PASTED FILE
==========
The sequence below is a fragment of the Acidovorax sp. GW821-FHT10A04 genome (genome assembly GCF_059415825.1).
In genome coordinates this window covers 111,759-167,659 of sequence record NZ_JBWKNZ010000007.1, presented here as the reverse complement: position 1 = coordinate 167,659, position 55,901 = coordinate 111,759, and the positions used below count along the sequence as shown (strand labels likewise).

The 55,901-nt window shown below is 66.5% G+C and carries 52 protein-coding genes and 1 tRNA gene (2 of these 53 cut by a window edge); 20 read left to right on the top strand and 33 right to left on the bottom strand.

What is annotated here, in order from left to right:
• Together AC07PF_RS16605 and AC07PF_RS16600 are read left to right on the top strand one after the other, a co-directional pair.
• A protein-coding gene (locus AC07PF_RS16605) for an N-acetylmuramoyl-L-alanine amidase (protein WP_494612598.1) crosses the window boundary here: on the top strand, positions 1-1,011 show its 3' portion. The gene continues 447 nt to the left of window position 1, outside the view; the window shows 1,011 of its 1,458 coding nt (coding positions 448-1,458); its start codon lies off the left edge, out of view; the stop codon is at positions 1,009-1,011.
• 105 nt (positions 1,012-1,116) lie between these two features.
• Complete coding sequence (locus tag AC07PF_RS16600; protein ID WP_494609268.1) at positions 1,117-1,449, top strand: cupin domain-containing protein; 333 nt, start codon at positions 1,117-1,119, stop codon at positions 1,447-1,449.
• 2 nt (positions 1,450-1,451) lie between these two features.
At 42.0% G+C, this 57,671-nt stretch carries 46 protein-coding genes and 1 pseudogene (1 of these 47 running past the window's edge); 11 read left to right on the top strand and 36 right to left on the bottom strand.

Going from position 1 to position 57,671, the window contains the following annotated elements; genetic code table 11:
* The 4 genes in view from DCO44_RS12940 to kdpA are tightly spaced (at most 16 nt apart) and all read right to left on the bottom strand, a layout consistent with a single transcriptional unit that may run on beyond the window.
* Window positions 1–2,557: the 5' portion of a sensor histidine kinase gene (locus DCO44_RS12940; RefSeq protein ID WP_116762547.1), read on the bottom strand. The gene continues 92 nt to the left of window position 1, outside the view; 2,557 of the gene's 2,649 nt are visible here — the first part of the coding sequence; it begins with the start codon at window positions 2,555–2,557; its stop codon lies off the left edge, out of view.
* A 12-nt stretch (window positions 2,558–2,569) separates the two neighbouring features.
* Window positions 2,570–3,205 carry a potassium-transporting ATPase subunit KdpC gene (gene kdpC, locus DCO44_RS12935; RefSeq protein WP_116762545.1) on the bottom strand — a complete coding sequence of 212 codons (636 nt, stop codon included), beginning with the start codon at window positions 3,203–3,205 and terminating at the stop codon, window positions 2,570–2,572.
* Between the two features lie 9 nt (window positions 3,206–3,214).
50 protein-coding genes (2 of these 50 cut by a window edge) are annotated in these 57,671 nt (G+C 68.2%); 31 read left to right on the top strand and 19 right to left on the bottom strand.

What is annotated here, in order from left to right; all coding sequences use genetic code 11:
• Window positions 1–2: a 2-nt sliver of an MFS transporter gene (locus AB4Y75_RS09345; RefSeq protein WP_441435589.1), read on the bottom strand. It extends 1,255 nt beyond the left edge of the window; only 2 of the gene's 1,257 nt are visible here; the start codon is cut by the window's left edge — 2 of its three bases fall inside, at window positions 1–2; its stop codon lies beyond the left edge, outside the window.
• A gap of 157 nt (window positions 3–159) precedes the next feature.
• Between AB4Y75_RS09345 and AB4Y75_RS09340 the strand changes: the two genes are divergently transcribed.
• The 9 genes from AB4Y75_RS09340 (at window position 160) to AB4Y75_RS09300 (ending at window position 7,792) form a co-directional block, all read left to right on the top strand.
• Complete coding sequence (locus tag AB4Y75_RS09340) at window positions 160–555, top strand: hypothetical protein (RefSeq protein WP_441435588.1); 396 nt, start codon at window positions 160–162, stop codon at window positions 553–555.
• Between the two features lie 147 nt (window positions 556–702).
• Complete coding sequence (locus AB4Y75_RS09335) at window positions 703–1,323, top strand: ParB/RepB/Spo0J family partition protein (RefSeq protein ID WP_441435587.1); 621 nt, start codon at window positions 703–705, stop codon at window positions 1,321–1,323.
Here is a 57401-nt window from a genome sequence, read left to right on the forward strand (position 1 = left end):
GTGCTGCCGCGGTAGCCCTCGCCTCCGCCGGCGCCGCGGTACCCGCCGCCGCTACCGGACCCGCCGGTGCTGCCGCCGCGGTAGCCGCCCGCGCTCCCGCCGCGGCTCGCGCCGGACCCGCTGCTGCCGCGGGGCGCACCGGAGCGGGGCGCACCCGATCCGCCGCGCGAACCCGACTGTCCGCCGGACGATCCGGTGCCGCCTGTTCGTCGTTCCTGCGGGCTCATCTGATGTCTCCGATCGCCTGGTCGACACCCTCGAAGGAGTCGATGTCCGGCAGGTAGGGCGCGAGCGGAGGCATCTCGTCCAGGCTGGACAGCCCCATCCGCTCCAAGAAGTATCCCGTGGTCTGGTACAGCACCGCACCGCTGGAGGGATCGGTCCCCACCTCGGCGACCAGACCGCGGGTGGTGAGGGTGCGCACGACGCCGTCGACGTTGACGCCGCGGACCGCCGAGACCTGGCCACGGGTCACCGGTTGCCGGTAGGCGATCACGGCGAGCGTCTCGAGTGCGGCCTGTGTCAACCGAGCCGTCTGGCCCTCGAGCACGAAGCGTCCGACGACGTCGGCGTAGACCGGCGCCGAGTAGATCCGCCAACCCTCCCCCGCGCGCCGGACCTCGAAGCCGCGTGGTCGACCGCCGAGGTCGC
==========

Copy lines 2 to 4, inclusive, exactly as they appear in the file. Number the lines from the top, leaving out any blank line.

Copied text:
In genome coordinates this window covers 111,759-167,659 of sequence record NZ_JBWKNZ010000007.1, presented here as the reverse complement: position 1 = coordinate 167,659, position 55,901 = coordinate 111,759, and the positions used below count along the sequence as shown (strand labels likewise).

The 55,901-nt window shown below is 66.5% G+C and carries 52 protein-coding genes and 1 tRNA gene (2 of these 53 cut by a window edge); 20 read left to right on the top strand and 33 right to left on the bottom strand.

What is annotated here, in order from left to right: